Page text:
Cloudflare Wants To Kill CAPTCHAs For The Waste Of Time And Frustration They Cause
When you log onto a service, make a purchase, or do something else on the web, you have a decent chance of running into a CAPTCHA
. Everyone knows what they look like, and it can be incredibly obnoxious: “Select all the buses. Click on bikes. Does this photo have traffic lights?” CAPTCHAs do not even work all the time, leading to even more frustration. Now, Cloudflare
says it is time to “end this madness” by eliminating them entirely.
and DNS services provider Cloudflare posted a blog
about CAPTCHAs and how they are the bane of human existence on the internet. Cloudflare did some quick napkin math, assuming it takes a user on average 32 seconds to complete a CAPTCHA, there are 4.6 billion global Internet users, and each user sees a CAPTCHA approximately once every ten days. With this data, they calculated that about 500 human years are wasted every single day on CAPTCHAs. Granted, you could reduce the time to complete a CAPTCHA, but we believe we see more CAPTCHAs than once every ten days, so the math makes sense.
To tackle this massive time wastage problem and the simple fact that people dislike CAPTCHAs, Cloudflare is launching an experiment to entirely eliminate CAPTCHAs. The premise revolves around the fact that “a real human should be able to touch or look at their device to prove they are human, without revealing their identity.” What is great is that this is already entirely possible with USB security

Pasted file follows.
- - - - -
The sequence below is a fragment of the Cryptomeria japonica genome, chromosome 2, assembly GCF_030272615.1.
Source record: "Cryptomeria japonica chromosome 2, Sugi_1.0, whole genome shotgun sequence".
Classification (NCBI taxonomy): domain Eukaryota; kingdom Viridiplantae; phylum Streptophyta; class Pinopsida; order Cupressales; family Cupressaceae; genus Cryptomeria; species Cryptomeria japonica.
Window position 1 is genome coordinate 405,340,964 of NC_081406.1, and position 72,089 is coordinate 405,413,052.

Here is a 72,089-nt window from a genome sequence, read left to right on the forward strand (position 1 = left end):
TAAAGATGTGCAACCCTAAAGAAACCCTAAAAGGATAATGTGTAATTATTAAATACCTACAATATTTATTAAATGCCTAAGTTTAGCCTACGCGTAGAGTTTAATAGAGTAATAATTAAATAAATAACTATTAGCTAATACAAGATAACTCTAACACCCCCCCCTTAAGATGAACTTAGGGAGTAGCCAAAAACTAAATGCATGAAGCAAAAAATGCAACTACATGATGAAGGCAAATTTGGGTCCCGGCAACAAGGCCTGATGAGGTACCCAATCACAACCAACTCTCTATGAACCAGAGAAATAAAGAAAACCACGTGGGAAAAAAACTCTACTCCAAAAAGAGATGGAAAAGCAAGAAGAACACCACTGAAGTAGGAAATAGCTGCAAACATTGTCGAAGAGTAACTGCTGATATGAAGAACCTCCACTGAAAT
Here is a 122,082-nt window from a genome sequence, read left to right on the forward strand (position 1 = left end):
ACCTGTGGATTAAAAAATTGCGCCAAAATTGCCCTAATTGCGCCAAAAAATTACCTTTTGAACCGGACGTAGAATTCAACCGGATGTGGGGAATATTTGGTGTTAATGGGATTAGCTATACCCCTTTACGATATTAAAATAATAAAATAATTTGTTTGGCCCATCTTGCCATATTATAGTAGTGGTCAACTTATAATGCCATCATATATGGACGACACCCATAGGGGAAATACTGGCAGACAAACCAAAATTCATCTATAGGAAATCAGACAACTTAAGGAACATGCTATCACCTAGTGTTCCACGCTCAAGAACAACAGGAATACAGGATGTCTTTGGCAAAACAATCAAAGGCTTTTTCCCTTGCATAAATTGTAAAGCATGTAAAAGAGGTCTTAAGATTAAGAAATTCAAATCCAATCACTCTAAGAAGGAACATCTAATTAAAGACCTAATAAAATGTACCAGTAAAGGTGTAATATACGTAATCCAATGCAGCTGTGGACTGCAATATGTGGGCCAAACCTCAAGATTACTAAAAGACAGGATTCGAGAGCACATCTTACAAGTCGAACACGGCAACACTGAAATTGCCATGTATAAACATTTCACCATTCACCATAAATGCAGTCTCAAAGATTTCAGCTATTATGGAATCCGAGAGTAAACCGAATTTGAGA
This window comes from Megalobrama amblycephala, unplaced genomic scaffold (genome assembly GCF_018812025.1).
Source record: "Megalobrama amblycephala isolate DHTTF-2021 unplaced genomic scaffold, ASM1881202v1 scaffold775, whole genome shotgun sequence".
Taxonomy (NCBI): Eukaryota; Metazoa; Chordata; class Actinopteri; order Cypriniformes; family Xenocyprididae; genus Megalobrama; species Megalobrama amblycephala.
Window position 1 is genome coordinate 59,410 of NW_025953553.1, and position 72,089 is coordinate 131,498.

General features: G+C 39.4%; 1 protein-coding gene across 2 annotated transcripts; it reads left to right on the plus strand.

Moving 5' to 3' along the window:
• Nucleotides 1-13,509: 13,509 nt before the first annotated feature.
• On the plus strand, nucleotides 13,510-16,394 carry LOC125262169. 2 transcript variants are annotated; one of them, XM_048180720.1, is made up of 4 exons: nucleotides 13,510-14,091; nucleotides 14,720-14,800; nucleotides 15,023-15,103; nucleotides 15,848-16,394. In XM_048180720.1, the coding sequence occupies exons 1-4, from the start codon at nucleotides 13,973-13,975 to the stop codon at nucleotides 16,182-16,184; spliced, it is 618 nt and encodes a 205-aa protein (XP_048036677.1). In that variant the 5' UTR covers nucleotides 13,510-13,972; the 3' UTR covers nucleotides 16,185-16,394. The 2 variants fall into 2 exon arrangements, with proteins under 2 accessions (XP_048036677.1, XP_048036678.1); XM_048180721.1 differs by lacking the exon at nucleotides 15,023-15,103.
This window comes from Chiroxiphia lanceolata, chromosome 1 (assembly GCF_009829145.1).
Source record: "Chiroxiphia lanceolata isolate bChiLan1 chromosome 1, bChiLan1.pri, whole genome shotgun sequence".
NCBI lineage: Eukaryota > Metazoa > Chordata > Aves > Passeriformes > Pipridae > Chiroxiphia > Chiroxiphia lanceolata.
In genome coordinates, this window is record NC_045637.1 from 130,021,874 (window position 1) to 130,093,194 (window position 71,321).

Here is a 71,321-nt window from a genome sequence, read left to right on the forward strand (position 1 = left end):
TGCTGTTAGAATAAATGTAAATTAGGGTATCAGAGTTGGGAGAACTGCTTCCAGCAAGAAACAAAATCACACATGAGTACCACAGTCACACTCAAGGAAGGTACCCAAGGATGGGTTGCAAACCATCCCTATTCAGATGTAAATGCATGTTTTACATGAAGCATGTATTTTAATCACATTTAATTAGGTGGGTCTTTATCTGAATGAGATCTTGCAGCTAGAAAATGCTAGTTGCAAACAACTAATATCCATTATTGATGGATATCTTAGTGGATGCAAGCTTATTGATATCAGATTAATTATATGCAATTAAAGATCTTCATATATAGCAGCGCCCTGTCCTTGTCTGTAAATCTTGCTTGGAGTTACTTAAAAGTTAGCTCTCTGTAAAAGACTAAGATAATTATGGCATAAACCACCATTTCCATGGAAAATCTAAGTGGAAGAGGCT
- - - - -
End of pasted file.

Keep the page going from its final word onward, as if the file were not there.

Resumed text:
keys such as YubiKey that have been around for some time. Furthermore, phones and computers are beginning to come equipped with this ability by default.
From the user’s perspective, the new experiment, called Cryptographic Attestation of Personhood, begins when a user accesses a website protected by the technology. The user is served a challenge where they are prompted to click a button and insert a security device. The user would then elect to use a Hardware Security Key and plugs it into their computer or taps it to their phone using NFC technology. After that, a “cryptographic attestation is sent to Cloudflare, which allows the user in upon verification of the user presence test.”
Cloudflare reports that this flow only takes five seconds, which is much faster than the former CAPTCHA. It also protects the user’s privacy “since the attestation is not uniquely linked to the user device.” While there is much going on in the background, this simple replacement for CAPTCHA will save time and frustration in the long run. Hopefully, we will begin to see more widespread usage of this in the near future. Until then, let us know what you think of CAPTCHAs and their replacement in the comments below.